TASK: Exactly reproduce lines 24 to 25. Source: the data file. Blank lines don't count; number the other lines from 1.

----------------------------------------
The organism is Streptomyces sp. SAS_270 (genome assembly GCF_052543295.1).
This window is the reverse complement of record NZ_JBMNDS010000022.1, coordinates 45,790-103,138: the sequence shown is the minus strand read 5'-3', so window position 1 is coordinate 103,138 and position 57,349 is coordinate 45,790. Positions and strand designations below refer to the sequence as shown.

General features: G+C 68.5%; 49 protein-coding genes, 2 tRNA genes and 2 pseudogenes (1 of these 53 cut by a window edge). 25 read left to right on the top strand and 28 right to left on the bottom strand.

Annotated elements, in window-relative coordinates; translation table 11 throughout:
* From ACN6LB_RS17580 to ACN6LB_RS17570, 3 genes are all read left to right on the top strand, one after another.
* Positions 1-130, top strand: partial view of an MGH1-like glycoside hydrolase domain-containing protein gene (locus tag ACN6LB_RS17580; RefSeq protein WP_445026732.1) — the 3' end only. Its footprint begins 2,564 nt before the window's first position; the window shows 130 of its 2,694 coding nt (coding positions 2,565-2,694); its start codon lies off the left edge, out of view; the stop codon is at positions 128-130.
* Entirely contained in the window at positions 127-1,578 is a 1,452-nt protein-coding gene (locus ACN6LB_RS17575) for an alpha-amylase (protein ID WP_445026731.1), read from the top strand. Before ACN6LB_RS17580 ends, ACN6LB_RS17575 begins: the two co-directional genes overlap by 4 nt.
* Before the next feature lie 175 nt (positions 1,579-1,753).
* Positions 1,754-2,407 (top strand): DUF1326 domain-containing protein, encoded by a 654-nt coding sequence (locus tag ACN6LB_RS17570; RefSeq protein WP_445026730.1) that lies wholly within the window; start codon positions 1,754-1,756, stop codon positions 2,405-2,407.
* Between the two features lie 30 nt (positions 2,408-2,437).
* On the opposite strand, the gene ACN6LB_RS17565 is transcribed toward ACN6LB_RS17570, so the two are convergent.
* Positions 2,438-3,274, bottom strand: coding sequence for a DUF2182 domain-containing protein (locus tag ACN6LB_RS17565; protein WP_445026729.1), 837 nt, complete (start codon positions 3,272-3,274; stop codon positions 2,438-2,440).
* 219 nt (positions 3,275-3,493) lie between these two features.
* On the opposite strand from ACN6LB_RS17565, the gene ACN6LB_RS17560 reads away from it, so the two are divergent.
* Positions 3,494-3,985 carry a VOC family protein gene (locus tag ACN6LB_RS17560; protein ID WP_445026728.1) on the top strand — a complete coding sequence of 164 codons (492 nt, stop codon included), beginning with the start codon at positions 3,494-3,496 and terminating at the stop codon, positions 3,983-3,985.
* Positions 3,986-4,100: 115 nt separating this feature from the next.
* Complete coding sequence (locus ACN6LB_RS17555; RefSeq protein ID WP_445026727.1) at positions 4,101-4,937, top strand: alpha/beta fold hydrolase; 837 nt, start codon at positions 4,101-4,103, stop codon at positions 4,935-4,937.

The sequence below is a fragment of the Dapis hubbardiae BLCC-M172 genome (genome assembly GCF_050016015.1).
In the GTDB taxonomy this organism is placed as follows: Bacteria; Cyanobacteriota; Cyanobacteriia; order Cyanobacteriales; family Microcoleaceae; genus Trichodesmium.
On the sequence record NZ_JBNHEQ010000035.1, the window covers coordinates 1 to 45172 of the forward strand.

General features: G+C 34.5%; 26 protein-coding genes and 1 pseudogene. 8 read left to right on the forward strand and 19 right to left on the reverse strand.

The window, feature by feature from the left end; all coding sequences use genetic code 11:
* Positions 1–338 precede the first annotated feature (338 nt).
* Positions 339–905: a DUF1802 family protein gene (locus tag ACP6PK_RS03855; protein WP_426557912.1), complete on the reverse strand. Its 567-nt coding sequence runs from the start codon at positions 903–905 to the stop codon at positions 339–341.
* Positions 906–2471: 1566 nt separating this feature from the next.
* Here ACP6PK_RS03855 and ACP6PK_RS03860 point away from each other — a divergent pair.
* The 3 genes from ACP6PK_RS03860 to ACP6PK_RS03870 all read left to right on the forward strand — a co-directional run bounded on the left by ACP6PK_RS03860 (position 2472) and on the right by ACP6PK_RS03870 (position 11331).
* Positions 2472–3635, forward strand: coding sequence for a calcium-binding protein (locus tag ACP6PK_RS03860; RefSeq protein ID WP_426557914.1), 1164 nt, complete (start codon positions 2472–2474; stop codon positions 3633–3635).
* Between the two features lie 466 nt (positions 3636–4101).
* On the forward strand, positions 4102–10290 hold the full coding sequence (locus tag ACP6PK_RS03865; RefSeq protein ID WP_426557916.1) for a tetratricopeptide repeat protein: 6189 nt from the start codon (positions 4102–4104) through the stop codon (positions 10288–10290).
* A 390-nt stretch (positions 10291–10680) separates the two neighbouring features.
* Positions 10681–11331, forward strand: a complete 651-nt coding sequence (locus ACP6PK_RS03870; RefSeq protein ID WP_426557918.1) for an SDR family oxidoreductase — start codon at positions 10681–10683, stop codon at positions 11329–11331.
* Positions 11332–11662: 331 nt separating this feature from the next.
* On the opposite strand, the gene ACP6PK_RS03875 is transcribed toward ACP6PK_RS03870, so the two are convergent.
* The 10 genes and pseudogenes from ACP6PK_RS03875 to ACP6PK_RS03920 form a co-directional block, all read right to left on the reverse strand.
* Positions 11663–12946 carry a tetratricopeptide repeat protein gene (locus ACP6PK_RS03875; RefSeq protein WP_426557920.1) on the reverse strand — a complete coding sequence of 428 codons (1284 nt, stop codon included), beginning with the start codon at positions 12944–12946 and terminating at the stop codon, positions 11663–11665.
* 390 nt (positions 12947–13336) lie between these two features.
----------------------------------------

* Positions 339–905: a DUF1802 family protein gene (locus tag ACP6PK_RS03855; protein WP_426557912.1), complete on the reverse strand. Its 567-nt coding sequence runs from the start codon at positions 903–905 to the stop codon at positions 339–341.
* Positions 906–2471: 1566 nt separating this feature from the next.